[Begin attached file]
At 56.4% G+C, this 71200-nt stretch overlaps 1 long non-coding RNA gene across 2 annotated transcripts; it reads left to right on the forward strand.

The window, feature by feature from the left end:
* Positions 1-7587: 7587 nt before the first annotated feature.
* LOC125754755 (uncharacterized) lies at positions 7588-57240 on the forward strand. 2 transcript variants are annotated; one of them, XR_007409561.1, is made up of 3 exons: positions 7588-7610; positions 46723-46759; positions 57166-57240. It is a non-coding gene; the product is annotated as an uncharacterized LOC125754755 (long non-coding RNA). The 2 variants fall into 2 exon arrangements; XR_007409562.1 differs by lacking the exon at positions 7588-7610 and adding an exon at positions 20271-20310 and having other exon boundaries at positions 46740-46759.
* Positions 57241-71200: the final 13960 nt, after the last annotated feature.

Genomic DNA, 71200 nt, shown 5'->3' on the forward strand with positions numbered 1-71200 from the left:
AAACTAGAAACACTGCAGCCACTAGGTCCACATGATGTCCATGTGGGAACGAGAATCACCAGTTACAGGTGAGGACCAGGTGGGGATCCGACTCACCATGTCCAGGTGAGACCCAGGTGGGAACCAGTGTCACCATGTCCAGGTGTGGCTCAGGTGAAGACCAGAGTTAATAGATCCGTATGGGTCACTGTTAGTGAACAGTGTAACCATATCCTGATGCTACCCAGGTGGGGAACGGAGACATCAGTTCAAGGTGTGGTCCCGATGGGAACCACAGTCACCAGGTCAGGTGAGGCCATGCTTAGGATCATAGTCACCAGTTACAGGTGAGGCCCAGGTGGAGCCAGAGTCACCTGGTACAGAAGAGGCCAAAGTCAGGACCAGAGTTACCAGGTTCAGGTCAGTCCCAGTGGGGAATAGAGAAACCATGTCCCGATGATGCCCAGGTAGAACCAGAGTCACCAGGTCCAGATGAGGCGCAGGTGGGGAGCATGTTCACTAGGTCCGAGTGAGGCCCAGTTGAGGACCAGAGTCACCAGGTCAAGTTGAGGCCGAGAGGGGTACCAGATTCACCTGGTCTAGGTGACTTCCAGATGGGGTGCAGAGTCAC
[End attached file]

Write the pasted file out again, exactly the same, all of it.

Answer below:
At 56.4% G+C, this 71200-nt stretch overlaps 1 long non-coding RNA gene across 2 annotated transcripts; it reads left to right on the forward strand.

The window, feature by feature from the left end:
* Positions 1-7587: 7587 nt before the first annotated feature.
* LOC125754755 (uncharacterized) lies at positions 7588-57240 on the forward strand. 2 transcript variants are annotated; one of them, XR_007409561.1, is made up of 3 exons: positions 7588-7610; positions 46723-46759; positions 57166-57240. It is a non-coding gene; the product is annotated as an uncharacterized LOC125754755 (long non-coding RNA). The 2 variants fall into 2 exon arrangements; XR_007409562.1 differs by lacking the exon at positions 7588-7610 and adding an exon at positions 20271-20310 and having other exon boundaries at positions 46740-46759.
* Positions 57241-71200: the final 13960 nt, after the last annotated feature.

Genomic DNA, 71200 nt, shown 5'->3' on the forward strand with positions numbered 1-71200 from the left:
AAACTAGAAACACTGCAGCCACTAGGTCCACATGATGTCCATGTGGGAACGAGAATCACCAGTTACAGGTGAGGACCAGGTGGGGATCCGACTCACCATGTCCAGGTGAGACCCAGGTGGGAACCAGTGTCACCATGTCCAGGTGTGGCTCAGGTGAAGACCAGAGTTAATAGATCCGTATGGGTCACTGTTAGTGAACAGTGTAACCATATCCTGATGCTACCCAGGTGGGGAACGGAGACATCAGTTCAAGGTGTGGTCCCGATGGGAACCACAGTCACCAGGTCAGGTGAGGCCATGCTTAGGATCATAGTCACCAGTTACAGGTGAGGCCCAGGTGGAGCCAGAGTCACCTGGTACAGAAGAGGCCAAAGTCAGGACCAGAGTTACCAGGTTCAGGTCAGTCCCAGTGGGGAATAGAGAAACCATGTCCCGATGATGCCCAGGTAGAACCAGAGTCACCAGGTCCAGATGAGGCGCAGGTGGGGAGCATGTTCACTAGGTCCGAGTGAGGCCCAGTTGAGGACCAGAGTCACCAGGTCAAGTTGAGGCCGAGAGGGGTACCAGATTCACCTGGTCTAGGTGACTTCCAGATGGGGTGCAGAGTCAC